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Quality, features, and presence of behavior change techniques in mobile Apps designed to improve physical activity in pregnant women: Systematic search and content analysis
journal contributionposted on 27.08.2021, 04:21 authored by Melanie HaymanMelanie Hayman, Kristie-Lee AlfreyKristie-Lee Alfrey, Summer CannonSummer Cannon, Stephanie AlleyStephanie Alley, Amanda RebarAmanda Rebar, Susan WilliamsSusan Williams, Camille E Short, Abby Altazan, Natalie Comardelle, Sinead Currie, Caitlin Denton, Cheryce L Harrison, Tayla Lamerton, Gabriela P Mena, Lisa Moran, Michelle Mottola, Taniya S Nagpal, Lisa Vincze, Stephanie SchoeppeStephanie Schoeppe
BACKGROUND: Physical activity during pregnancy is associated with several health benefits for the mother and child. However, very few women participate in regular physical activity during pregnancy. eHealth platforms (internet and mobile apps) have become an important information source for pregnant women. Although the use of pregnancy-related apps has significantly increased among pregnant women, very little is known about their theoretical underpinnings, including their utilization of behavior change techniques (BCTs). This is despite research suggesting that inclusion of BCTs in eHealth interventions are important for promoting healthy behaviors, including physical activity. OBJECTIVE: The aim of this study was to conduct a systematic search and content analysis of app quality, features, and the presence of BCTs in apps designed to promote physical activity among pregnant women. METHODS: A systematic search in the Australian App Store and Google Play store using search terms relating to exercise and pregnancy was performed. App quality and features were assessed using the 19-item Mobile App Rating Scale (MARS), and a taxonomy of BCTs was used to determine the presence of BCTs (26 items). BCTs previously demonstrating efficacy in behavior changes during pregnancy were also identified from a literature review. Spearman correlations were used to investigate the relationships between app quality, app features, and number of BCTs identified. RESULTS: Nineteen exercise apps were deemed eligible for this review and they were accessed via Google Play (n=13) or App Store (n=6). The MARS overall quality scores indicated moderate app quality (mean 3.5 [SD 0.52]). Functionality was the highest scoring MARS domain (mean 4.2 [SD 0.5]), followed by aesthetics (mean 3.7 [SD 0.6]) and information quality (mean 3.16 [SD 0.42]). Subjective app quality (mean 2.54 [SD 0.64]) and likelihood for behavioral impact (mean 2.5 [SD 0.6]) were the lowest scoring MARS domains. All 19 apps were found to incorporate at least two BCTs (mean 4.74, SD 2.51; range 2-10). However, only 11 apps included BCTs that previously demonstrated efficacy for behavior change during pregnancy, the most common being provide opportunities for social comparison (n=8) and prompt self-monitoring of behavior (n=7). There was a significant positive correlation between the number of BCTs with engagement and aesthetics scores, but the number of BCTs was not significantly correlated with functionality, information quality, total MARS quality, or subjective quality. CONCLUSIONS: Our findings showed that apps designed to promote physical activity among pregnant women were functional and aesthetically pleasing, with overall moderate quality. However, the incorporation of BCTs was low, with limited prevalence of BCTs previously demonstrating efficacy in behavior change during pregnancy. Future app development should identify and adopt factors that enhance and encourage user engagement, including the use of BCTs, especially those that have demonstrated efficacy for promoting physical activity behavior change among pregnant women.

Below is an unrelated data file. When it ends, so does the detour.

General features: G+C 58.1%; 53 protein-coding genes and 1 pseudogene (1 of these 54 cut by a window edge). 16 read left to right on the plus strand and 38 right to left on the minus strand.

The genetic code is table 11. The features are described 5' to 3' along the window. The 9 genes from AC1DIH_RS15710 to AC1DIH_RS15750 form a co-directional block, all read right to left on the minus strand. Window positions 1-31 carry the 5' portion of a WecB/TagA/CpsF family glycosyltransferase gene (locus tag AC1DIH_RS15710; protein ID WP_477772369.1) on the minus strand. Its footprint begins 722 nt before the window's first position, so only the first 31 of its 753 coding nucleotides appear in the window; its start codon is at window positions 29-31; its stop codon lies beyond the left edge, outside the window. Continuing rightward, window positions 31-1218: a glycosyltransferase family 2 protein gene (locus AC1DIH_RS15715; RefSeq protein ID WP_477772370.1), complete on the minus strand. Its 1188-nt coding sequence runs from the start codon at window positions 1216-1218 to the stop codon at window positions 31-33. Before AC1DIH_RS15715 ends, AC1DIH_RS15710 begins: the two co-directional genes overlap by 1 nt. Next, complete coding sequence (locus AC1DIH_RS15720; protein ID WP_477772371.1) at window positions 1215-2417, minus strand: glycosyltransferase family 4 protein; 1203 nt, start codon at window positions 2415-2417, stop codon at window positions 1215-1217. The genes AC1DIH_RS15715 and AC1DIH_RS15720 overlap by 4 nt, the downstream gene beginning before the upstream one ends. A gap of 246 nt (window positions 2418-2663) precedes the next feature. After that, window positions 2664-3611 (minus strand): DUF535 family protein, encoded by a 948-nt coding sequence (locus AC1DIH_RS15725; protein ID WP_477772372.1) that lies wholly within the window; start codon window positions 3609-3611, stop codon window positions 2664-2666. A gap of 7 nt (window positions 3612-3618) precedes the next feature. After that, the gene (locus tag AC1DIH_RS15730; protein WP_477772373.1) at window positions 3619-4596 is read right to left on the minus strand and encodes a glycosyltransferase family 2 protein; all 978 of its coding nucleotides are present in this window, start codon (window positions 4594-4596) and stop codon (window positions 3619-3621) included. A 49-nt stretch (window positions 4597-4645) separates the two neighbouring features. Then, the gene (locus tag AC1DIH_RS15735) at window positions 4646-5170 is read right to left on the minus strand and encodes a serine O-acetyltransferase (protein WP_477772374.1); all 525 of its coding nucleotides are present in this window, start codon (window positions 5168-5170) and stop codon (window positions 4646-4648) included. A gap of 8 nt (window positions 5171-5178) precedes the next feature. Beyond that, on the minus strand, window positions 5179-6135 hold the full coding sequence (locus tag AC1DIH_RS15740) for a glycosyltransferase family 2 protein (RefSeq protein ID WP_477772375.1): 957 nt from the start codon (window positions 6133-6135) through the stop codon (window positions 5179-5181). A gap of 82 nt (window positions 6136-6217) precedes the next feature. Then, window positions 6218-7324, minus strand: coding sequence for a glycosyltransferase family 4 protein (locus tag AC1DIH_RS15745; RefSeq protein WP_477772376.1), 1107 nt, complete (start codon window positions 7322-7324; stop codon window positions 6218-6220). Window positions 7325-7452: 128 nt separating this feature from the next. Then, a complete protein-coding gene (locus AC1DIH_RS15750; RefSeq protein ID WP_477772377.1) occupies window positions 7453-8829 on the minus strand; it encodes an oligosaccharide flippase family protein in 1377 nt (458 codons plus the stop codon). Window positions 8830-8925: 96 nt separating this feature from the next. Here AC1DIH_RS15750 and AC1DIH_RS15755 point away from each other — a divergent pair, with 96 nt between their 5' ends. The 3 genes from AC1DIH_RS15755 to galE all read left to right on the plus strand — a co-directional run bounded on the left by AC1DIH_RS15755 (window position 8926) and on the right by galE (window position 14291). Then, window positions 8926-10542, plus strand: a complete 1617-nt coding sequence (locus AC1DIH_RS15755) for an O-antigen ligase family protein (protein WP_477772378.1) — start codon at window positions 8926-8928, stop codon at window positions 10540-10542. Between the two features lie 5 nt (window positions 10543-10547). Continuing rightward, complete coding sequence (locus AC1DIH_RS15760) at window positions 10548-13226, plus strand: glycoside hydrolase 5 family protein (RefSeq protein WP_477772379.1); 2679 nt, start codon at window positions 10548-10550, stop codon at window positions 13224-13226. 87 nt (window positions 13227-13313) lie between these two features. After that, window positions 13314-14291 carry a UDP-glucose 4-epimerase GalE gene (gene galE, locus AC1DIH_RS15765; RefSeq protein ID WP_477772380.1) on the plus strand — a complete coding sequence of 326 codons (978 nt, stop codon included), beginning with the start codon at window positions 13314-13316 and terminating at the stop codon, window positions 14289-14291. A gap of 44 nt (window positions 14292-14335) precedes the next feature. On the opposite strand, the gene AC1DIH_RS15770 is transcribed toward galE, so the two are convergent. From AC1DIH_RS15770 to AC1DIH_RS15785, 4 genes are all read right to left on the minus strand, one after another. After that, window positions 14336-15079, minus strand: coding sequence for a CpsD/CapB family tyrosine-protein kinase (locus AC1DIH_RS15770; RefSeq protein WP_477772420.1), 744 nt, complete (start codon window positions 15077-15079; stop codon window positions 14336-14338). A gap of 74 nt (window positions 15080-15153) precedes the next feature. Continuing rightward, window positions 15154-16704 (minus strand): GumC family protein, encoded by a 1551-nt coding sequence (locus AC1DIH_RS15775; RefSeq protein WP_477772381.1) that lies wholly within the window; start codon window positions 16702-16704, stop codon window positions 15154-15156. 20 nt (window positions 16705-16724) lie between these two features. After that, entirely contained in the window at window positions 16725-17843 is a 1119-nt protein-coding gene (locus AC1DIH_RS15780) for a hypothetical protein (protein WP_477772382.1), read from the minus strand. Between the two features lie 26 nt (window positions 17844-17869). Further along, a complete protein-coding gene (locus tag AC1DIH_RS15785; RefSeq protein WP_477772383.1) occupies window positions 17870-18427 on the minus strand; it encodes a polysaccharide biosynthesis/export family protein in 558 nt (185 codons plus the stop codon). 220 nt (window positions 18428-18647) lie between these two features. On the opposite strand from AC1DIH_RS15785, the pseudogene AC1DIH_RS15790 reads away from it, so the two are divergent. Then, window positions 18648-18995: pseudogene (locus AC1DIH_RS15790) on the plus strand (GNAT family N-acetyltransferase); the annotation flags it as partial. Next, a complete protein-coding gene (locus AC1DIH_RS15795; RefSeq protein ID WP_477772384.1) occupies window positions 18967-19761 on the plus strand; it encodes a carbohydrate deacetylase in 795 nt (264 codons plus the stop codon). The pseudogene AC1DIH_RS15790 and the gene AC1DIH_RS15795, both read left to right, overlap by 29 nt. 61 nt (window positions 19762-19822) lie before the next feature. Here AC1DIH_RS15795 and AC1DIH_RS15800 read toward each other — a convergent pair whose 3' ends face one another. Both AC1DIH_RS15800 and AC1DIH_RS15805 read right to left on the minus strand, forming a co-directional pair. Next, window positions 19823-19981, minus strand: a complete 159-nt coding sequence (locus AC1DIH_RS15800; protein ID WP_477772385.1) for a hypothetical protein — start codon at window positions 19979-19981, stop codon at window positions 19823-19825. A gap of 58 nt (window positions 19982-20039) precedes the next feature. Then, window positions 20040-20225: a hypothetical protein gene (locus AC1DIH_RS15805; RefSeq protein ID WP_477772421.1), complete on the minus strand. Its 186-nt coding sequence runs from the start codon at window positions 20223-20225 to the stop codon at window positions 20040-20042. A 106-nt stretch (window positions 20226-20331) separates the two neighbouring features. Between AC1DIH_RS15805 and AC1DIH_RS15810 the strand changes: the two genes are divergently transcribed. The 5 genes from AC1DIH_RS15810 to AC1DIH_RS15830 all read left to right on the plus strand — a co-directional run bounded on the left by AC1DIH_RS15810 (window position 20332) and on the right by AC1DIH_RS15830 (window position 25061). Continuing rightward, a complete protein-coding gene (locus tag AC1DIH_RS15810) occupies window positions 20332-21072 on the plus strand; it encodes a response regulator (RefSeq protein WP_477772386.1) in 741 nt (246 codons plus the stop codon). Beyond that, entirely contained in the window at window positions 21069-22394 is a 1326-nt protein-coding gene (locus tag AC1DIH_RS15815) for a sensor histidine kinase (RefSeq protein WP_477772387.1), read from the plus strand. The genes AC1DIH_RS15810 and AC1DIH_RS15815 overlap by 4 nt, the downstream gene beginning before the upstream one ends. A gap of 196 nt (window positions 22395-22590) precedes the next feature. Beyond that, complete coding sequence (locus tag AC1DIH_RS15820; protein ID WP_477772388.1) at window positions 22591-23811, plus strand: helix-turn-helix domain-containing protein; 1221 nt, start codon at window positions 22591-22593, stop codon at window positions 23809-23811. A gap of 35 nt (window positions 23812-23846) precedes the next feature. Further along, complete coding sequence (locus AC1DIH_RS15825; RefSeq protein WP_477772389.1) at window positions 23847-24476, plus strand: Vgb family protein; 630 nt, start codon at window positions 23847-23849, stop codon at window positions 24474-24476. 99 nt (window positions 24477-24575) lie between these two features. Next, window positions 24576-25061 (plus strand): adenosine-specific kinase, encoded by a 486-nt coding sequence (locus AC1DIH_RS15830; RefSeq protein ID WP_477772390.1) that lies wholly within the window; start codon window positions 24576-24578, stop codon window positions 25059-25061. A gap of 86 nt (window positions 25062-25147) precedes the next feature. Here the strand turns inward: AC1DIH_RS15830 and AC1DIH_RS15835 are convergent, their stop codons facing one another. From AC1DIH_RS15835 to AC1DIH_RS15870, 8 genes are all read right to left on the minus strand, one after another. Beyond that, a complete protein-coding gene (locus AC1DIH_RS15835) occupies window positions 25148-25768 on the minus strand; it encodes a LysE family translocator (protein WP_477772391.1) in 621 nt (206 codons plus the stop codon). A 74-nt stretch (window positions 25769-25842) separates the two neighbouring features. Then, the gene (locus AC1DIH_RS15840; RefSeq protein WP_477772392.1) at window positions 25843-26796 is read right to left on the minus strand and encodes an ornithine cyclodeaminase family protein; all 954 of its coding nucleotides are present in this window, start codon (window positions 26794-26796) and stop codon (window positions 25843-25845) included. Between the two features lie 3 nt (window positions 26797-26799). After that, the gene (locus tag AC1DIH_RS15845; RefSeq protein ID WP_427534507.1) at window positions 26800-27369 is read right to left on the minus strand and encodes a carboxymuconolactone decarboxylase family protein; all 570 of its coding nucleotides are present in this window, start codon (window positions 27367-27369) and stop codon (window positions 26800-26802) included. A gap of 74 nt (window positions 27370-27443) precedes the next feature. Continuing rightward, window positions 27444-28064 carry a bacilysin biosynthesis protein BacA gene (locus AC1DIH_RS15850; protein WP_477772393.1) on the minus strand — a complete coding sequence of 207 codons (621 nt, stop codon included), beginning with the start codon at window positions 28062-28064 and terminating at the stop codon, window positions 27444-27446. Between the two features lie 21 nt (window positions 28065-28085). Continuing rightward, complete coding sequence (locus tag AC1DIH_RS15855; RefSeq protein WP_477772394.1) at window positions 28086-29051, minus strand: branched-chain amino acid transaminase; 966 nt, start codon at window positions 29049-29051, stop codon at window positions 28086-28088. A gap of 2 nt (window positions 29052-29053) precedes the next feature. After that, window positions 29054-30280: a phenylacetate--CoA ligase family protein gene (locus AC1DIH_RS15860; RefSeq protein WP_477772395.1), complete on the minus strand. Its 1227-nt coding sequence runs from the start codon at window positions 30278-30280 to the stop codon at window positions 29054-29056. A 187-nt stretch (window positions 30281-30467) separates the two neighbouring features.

Category 1 - Australian Competitive Grants (this includes ARC, NHMRC)
Number of Pages12
Publisher LicenseCC BY
Full Text URL
Additional RightsCC BY 4.0
External Author AffiliationsUniversity of Melbourne; Louisiana State University; Monash University; University of Queensland; University of Western Ontario; University of Ottawa; Griffith University
Author Research InstituteAppleton Institute
JournalJMIR mHealth and uHealth
pregnancyexercisephysical activitymobile healthapplicationsMARSbehaviour changemobile phonebehavior change techniquesmobile health (mHealth)AustraliaBehavior TherapyChildFemaleHumansMobile ApplicationsPregnant WomenPublic health and health sciencesHealth, Clinical and Counselling PsychologyHealth Promotion